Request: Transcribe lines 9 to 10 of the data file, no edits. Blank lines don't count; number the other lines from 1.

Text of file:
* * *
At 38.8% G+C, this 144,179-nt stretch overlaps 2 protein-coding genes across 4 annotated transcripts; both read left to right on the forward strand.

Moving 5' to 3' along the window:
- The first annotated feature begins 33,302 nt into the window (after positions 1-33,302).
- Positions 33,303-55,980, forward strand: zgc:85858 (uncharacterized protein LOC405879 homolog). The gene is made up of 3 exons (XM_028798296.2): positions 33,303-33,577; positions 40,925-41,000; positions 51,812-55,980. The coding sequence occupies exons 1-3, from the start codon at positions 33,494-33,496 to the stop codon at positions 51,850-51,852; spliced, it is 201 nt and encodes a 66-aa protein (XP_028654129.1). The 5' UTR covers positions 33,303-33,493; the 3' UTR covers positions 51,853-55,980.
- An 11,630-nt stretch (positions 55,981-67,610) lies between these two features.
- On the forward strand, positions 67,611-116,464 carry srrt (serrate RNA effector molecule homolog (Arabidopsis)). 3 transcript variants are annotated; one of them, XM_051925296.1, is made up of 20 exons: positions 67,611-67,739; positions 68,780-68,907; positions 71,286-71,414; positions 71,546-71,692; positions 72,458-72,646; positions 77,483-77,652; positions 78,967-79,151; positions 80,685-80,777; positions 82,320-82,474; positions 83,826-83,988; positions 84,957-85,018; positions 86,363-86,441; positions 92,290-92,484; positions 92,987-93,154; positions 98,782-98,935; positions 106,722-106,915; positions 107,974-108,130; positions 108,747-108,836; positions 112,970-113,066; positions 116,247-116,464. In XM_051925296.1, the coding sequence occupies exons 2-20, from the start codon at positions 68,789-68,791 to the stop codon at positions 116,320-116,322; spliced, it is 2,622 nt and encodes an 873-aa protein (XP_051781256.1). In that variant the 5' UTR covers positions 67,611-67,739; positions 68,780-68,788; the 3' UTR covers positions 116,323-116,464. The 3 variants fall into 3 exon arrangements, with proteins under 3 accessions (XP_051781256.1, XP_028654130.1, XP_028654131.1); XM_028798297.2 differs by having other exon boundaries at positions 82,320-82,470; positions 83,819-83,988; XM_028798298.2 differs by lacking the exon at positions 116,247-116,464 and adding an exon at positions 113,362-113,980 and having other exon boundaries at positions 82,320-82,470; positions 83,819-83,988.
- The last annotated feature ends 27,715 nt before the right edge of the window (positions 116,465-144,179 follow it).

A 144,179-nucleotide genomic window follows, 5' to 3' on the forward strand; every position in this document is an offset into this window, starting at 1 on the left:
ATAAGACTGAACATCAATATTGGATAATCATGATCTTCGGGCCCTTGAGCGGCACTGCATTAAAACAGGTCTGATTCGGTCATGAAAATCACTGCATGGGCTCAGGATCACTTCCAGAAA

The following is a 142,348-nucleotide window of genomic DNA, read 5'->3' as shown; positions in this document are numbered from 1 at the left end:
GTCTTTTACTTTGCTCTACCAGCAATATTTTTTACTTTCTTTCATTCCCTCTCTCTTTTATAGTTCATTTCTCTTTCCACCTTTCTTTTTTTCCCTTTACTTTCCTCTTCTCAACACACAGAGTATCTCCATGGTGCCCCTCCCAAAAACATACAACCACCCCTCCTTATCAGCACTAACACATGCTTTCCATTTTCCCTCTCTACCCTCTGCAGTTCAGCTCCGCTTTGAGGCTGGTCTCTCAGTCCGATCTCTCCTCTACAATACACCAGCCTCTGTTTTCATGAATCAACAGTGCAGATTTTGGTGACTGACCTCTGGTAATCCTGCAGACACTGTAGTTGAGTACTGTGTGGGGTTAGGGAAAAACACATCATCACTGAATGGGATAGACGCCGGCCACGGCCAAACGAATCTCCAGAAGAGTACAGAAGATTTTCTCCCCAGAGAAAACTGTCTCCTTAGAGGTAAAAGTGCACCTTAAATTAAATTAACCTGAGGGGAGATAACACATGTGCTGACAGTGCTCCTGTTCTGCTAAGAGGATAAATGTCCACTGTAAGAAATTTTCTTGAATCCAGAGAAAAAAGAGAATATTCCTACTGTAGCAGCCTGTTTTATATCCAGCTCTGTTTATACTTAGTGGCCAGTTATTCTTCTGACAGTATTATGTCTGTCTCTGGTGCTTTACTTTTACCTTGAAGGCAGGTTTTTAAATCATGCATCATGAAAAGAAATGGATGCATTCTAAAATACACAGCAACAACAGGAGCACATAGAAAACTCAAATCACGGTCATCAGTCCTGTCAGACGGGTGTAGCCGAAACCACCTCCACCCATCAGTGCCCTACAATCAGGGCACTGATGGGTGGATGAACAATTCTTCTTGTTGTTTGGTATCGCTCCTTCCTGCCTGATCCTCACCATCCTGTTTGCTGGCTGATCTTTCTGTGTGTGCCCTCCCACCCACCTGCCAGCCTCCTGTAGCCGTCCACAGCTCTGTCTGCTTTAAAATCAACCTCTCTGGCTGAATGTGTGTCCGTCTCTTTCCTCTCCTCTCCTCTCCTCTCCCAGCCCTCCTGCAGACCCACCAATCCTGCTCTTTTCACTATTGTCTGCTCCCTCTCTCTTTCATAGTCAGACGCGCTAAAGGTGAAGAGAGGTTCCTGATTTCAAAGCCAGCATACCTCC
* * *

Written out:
ATAAGACTGAACATCAATATTGGATAATCATGATCTTCGGGCCCTTGAGCGGCACTGCATTAAAACAGGTCTGATTCGGTCATGAAAATCACTGCATGGGCTCAGGATCACTTCCAGAAA

The following is a 142,348-nucleotide window of genomic DNA, read 5'->3' as shown; positions in this document are numbered from 1 at the left end: